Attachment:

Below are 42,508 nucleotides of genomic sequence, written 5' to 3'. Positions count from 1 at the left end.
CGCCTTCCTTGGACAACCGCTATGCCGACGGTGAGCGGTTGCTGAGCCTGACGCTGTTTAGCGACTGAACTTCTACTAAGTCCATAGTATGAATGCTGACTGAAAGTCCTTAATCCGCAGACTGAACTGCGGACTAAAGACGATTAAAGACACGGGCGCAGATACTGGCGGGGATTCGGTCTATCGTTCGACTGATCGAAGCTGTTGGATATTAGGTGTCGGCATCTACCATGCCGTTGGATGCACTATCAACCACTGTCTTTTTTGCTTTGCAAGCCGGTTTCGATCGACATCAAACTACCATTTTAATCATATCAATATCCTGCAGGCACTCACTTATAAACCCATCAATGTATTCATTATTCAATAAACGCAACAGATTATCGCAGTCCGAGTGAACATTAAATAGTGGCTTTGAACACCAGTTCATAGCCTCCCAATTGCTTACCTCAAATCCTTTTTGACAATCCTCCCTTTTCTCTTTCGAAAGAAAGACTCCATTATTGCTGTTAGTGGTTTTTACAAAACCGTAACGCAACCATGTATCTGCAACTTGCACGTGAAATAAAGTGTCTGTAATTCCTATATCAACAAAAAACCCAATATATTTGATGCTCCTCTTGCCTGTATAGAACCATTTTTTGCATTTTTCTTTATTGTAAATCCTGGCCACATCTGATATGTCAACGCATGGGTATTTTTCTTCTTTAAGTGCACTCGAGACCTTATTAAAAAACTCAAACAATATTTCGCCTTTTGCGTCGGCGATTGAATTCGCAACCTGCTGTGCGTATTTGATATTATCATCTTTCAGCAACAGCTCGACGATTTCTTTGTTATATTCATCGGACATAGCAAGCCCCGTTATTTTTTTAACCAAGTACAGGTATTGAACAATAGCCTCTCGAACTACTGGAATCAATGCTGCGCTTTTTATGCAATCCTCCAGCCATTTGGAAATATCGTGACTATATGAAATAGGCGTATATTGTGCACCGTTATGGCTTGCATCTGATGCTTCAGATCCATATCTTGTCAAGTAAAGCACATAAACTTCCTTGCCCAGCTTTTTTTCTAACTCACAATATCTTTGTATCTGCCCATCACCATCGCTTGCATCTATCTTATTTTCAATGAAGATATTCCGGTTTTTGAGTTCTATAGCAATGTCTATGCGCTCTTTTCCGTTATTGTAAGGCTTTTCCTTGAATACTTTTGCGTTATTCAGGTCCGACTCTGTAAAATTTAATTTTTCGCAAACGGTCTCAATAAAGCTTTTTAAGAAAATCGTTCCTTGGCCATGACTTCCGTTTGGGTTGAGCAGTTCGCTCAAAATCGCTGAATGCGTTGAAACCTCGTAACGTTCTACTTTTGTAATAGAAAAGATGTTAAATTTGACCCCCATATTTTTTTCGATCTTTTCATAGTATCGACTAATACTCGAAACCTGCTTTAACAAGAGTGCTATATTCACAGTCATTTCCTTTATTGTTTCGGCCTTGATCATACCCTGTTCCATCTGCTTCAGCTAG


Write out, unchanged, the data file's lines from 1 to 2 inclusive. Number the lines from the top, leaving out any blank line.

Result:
Below are 42,508 nucleotides of genomic sequence, written 5' to 3'. Positions count from 1 at the left end.
CGCCTTCCTTGGACAACCGCTATGCCGACGGTGAGCGGTTGCTGAGCCTGACGCTGTTTAGCGACTGAACTTCTACTAAGTCCATAGTATGAATGCTGACTGAAAGTCCTTAATCCGCAGACTGAACTGCGGACTAAAGACGATTAAAGACACGGGCGCAGATACTGGCGGGGATTCGGTCTATCGTTCGACTGATCGAAGCTGTTGGATATTAGGTGTCGGCATCTACCATGCCGTTGGATGCACTATCAACCACTGTCTTTTTTGCTTTGCAAGCCGGTTTCGATCGACATCAAACTACCATTTTAATCATATCAATATCCTGCAGGCACTCACTTATAAACCCATCAATGTATTCATTATTCAATAAACGCAACAGATTATCGCAGTCCGAGTGAACATTAAATAGTGGCTTTGAACACCAGTTCATAGCCTCCCAATTGCTTACCTCAAATCCTTTTTGACAATCCTCCCTTTTCTCTTTCGAAAGAAAGACTCCATTATTGCTGTTAGTGGTTTTTACAAAACCGTAACGCAACCATGTATCTGCAACTTGCACGTGAAATAAAGTGTCTGTAATTCCTATATCAACAAAAAACCCAATATATTTGATGCTCCTCTTGCCTGTATAGAACCATTTTTTGCATTTTTCTTTATTGTAAATCCTGGCCACATCTGATATGTCAACGCATGGGTATTTTTCTTCTTTAAGTGCACTCGAGACCTTATTAAAAAACTCAAACAATATTTCGCCTTTTGCGTCGGCGATTGAATTCGCAACCTGCTGTGCGTATTTGATATTATCATCTTTCAGCAACAGCTCGACGATTTCTTTGTTATATTCATCGGACATAGCAAGCCCCGTTATTTTTTTAACCAAGTACAGGTATTGAACAATAGCCTCTCGAACTACTGGAATCAATGCTGCGCTTTTTATGCAATCCTCCAGCCATTTGGAAATATCGTGACTATATGAAATAGGCGTATATTGTGCACCGTTATGGCTTGCATCTGATGCTTCAGATCCATATCTTGTCAAGTAAAGCACATAAACTTCCTTGCCCAGCTTTTTTTCTAACTCACAATATCTTTGTATCTGCCCATCACCATCGCTTGCATCTATCTTATTTTCAATGAAGATATTCCGGTTTTTGAGTTCTATAGCAATGTCTATGCGCTCTTTTCCGTTATTGTAAGGCTTTTCCTTGAATACTTTTGCGTTATTCAGGTCCGACTCTGTAAAATTTAATTTTTCGCAAACGGTCTCAATAAAGCTTTTTAAGAAAATCGTTCCTTGGCCATGACTTCCGTTTGGGTTGAGCAGTTCGCTCAAAATCGCTGAATGCGTTGAAACCTCGTAACGTTCTACTTTTGTAATAGAAAAGATGTTAAATTTGACCCCCATATTTTTTTCGATCTTTTCATAGTATCGACTAATACTCGAAACCTGCTTTAACAAGAGTGCTATATTCACAGTCATTTCCTTTATTGTTTCGGCCTTGATCATACCCTGTTCCATCTGCTTCAGCTAG